2. Higher quality medical care!
The addition of a surgical suite will allow us to provide sterile procedures and emergency care to trauma patients on-site without the delay of coordinating with off-site veterinary partners. Other upgrades, like on-demand oxygen, additional laboratory space and equipment, and an expanded radiology space, will increase our critical care and diagnostic abilities so we can create more individualized treatment plans.
3. Better opportunities for the public to view and learn about our work!
A big part of what we do revolves around helping people live more harmoniously with wildlife. While we do our very best for every patient that comes to us, it is always better if an animal doesn’t need us at all. New, accessible viewing windows into our exam room and kitchen, as well as a video feed from our surgery suite, will help people see and connect with the work we do without causing stress and fear in our patients (injured wildlife need a lot of privacy to feel safe). Landscaping and displays, both inside and out, will feature techniques for living with and supporting native wildlife in our backyards. With a new, dedicated space upstairs for hotline volunteers, our reception volunteers can fully focus on admitting patients and creating an impactful experience for each and every visitor.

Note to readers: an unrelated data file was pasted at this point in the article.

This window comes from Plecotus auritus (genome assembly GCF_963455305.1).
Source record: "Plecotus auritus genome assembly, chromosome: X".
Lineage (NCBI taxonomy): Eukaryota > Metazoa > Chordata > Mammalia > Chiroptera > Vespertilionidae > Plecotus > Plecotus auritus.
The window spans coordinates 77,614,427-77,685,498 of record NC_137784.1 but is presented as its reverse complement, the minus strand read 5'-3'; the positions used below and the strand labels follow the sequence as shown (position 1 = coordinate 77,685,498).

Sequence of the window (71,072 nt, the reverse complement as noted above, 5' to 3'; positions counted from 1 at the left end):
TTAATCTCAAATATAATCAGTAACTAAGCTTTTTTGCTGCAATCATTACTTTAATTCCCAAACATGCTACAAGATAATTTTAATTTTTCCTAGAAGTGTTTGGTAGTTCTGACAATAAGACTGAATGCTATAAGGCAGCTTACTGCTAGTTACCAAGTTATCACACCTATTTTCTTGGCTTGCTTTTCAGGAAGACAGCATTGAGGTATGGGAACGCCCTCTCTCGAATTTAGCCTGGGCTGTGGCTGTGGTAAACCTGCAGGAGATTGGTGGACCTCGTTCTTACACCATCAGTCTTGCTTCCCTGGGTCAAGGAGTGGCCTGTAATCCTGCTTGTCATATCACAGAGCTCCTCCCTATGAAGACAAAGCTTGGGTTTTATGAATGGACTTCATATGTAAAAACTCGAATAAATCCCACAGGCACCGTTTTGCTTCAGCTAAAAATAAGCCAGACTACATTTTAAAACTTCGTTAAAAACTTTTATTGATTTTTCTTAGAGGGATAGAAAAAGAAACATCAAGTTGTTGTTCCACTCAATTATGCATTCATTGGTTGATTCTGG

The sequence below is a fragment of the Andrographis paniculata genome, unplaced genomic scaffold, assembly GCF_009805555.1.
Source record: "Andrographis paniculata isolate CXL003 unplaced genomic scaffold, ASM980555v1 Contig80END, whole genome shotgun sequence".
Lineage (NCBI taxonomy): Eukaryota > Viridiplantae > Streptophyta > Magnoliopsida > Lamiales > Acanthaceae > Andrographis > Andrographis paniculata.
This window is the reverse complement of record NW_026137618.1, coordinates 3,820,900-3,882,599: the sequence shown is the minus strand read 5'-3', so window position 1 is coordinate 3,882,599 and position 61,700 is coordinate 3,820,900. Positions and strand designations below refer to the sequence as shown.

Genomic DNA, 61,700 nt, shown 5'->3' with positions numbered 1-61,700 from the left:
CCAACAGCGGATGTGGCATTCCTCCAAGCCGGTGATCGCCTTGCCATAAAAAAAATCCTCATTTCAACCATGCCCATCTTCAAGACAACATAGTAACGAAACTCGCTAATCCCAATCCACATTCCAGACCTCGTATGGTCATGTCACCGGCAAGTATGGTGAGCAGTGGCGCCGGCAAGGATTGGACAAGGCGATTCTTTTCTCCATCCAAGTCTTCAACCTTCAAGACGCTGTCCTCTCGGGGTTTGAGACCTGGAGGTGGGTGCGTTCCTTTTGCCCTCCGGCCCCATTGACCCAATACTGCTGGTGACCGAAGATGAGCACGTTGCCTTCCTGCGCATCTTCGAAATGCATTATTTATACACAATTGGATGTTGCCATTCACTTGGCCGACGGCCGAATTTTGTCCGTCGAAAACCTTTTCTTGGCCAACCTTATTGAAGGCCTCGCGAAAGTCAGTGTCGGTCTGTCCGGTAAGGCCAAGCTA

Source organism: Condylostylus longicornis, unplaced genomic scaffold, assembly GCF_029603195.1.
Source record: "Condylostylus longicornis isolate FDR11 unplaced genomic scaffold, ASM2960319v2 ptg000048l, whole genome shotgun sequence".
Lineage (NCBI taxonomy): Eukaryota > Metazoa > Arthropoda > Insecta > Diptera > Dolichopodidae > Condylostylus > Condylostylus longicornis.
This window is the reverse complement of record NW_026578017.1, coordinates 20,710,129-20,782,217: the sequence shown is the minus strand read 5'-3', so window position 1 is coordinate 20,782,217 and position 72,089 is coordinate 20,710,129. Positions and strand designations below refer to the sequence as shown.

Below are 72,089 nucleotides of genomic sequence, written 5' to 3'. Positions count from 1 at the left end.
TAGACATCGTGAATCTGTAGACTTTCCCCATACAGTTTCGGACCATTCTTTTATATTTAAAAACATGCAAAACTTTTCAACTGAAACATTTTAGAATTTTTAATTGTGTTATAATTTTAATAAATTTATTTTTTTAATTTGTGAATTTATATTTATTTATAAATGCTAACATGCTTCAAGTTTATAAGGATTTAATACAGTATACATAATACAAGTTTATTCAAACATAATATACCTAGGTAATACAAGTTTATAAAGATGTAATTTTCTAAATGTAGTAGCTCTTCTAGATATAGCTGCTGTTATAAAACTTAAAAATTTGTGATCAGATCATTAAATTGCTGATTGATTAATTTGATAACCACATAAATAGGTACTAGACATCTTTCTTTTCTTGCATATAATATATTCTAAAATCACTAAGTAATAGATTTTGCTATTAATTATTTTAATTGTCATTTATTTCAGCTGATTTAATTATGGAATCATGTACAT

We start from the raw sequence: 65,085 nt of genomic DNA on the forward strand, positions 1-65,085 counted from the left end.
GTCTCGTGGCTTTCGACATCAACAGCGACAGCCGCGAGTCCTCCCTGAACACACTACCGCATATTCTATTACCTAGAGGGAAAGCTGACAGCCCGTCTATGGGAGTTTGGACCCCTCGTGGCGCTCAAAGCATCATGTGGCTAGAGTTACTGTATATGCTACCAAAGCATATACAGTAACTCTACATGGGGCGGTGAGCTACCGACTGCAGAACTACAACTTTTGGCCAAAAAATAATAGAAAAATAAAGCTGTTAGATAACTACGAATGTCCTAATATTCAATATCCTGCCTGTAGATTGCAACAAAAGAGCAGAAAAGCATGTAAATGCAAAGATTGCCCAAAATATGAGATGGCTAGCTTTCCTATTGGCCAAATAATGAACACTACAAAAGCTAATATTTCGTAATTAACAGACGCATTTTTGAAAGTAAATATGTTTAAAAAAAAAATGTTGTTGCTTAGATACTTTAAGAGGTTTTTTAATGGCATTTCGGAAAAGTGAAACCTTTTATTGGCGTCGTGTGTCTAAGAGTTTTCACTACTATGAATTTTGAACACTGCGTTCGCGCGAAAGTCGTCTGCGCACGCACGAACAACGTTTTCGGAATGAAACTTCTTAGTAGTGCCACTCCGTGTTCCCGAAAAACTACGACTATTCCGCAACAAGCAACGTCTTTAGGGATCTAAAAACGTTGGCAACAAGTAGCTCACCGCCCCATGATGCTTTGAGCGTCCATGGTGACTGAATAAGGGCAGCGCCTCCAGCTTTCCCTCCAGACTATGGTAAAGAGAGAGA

4. A more sustainable building that aligns with our conservation goals!
We are excited to use this opportunity to minimize our impact on the surrounding environment through features like more efficient water fixtures, improved energy efficiency, and bird-safe windows and outdoor lighting. The green roof is one of the most visible and exciting components of this plan, and it will help us better manage stormwater runoff and prevent erosion that could impact sensitive Balch Creek just downhill from the center. The sustainable materials and building techniques we’ll use will not only keep us aligned with our values, but demonstrate what is possible when considerations for wildlife and potential environmental impacts are part of the building process.
5. Improved support and well-being of the WCC personnel!
It takes a lot of people to keep the animals cared for and the center functioning—between 150 and 200 volunteers on average—and the new building will allow us to better support these critical personnel. We’re all looking forward to having a dedicated break space, so staff and volunteers can eat, drink, and sit down (something not possible in the current building), and enough office and desk space for staff (currently five people work out of an office built for one). In addition, the first floor will be ADA compliant and should improve access for volunteers and visitors alike.
If you’d like to help us rebuild the Wildlife Care Center, renew our campus and educational spaces, visit ForPortlandAudubon.org to learn more and donate to support the capital campaign.